An RCSI researcher, Dr Michelle Lavin, has received a grant to reduce bleeding during childbirth by diagnosing undetected bleeding disorders. Her grant was awarded alongside seven other projects that are dedicated to improving women’s health issues and women’s access to healthcare.
Postpartum haemorrhage (PPH) is a leading cause of maternal mortality globally, with one new mother dying every six minutes according to a 2014 WHO systemic analysis. This accounts for more than a third of all maternal deaths, which a large number are avoidable.
Despite advances in pregnancy care in developed countries, the rate of haemorrhage is also on the rise. A study from 2016 showed that the rate of PPH rose from 4.1% in 2000 to 6.4% in 2013. The study notes that this trend is in line with international observations.
Dr Lavin’s research aims to determine if obstetricians can detect a woman’s risk of bleeding through a simple screening survey. This would allow appropriate and timely treatments to be ready during birth.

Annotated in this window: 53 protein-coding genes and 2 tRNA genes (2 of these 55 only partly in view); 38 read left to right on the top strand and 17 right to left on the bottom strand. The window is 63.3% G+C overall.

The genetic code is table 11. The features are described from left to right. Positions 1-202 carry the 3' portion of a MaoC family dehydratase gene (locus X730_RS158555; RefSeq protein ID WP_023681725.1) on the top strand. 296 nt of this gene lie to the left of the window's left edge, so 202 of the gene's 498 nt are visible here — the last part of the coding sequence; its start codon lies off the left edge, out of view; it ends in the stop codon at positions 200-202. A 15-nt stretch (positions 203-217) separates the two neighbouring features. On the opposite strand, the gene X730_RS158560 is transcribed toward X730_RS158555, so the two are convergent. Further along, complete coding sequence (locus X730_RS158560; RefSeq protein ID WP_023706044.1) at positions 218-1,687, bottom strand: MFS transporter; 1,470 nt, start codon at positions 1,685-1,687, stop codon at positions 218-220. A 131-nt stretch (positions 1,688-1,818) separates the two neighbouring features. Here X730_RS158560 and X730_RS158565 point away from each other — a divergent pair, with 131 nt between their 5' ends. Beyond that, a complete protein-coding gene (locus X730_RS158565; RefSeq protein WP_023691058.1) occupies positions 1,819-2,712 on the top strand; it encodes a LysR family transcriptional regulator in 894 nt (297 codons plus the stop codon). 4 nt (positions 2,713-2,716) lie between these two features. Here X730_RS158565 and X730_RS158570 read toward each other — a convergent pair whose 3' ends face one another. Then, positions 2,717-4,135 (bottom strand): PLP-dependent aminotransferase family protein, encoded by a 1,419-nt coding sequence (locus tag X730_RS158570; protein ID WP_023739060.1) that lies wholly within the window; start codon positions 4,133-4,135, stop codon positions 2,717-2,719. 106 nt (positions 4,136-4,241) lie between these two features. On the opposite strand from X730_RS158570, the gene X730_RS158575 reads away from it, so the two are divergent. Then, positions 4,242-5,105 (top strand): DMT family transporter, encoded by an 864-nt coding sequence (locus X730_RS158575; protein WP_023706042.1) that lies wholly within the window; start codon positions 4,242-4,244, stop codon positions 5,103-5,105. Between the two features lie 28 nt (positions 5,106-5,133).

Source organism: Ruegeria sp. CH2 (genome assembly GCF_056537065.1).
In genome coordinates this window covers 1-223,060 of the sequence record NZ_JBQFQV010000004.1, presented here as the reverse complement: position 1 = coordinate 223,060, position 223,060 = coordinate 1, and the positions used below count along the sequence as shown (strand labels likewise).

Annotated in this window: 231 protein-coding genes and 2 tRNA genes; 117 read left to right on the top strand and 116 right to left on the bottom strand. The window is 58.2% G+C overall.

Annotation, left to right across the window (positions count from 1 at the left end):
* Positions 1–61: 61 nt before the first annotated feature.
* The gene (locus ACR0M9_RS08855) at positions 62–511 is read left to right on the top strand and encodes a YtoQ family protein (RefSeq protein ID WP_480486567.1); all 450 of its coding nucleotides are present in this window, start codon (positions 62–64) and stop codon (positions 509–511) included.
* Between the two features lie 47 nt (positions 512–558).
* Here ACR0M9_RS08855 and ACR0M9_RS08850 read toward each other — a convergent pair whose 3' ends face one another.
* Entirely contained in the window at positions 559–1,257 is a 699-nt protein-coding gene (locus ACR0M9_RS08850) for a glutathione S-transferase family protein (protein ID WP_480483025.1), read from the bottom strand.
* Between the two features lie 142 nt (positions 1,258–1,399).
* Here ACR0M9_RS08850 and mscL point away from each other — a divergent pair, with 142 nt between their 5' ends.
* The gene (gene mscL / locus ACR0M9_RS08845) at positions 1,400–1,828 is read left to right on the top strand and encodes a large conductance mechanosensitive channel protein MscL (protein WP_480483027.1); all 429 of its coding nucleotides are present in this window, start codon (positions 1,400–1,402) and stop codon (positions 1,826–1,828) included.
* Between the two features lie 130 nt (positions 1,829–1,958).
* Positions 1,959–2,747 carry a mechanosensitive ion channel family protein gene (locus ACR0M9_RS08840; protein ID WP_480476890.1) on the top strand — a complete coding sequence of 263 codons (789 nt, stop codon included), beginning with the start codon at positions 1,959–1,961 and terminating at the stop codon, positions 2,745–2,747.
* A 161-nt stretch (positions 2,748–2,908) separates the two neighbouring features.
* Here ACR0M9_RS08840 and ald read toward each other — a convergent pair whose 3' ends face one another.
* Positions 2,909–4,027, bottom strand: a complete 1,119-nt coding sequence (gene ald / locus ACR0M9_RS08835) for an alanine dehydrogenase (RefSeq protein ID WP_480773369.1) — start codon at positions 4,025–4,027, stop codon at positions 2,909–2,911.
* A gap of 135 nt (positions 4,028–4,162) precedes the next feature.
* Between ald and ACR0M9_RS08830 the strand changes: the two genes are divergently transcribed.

The objective of the project is to encourage the adoption of this simple form of screening into routine obstetric care, ultimately to reduce the number of deaths worldwide.
“Bleeding disorders are common but women may only be diagnosed after they experience a postpartum haemorrhage. Current obstetric care does not include assessment for bleeding disorders,” said Dr Lavin, from the Irish Centre for Vascular Biology, and Department of Molecular and Cellular Therapeutics, RCSI.
“If our study can show that using a simple survey at a woman’s antenatal visit could save her life in the delivery room, it is imperative that we incorporate it into standard practice.”
Last May, the AXA Research Fund issued a global call for projects dedicated to women’s health issues and women’s access to healthcare. Top tier universities in 17 countries submitted 39 applications for the grants. For International Women’s Day on 8 March, the Fund revealed the eight selected projects for a funding of €125,000 euros each over two years.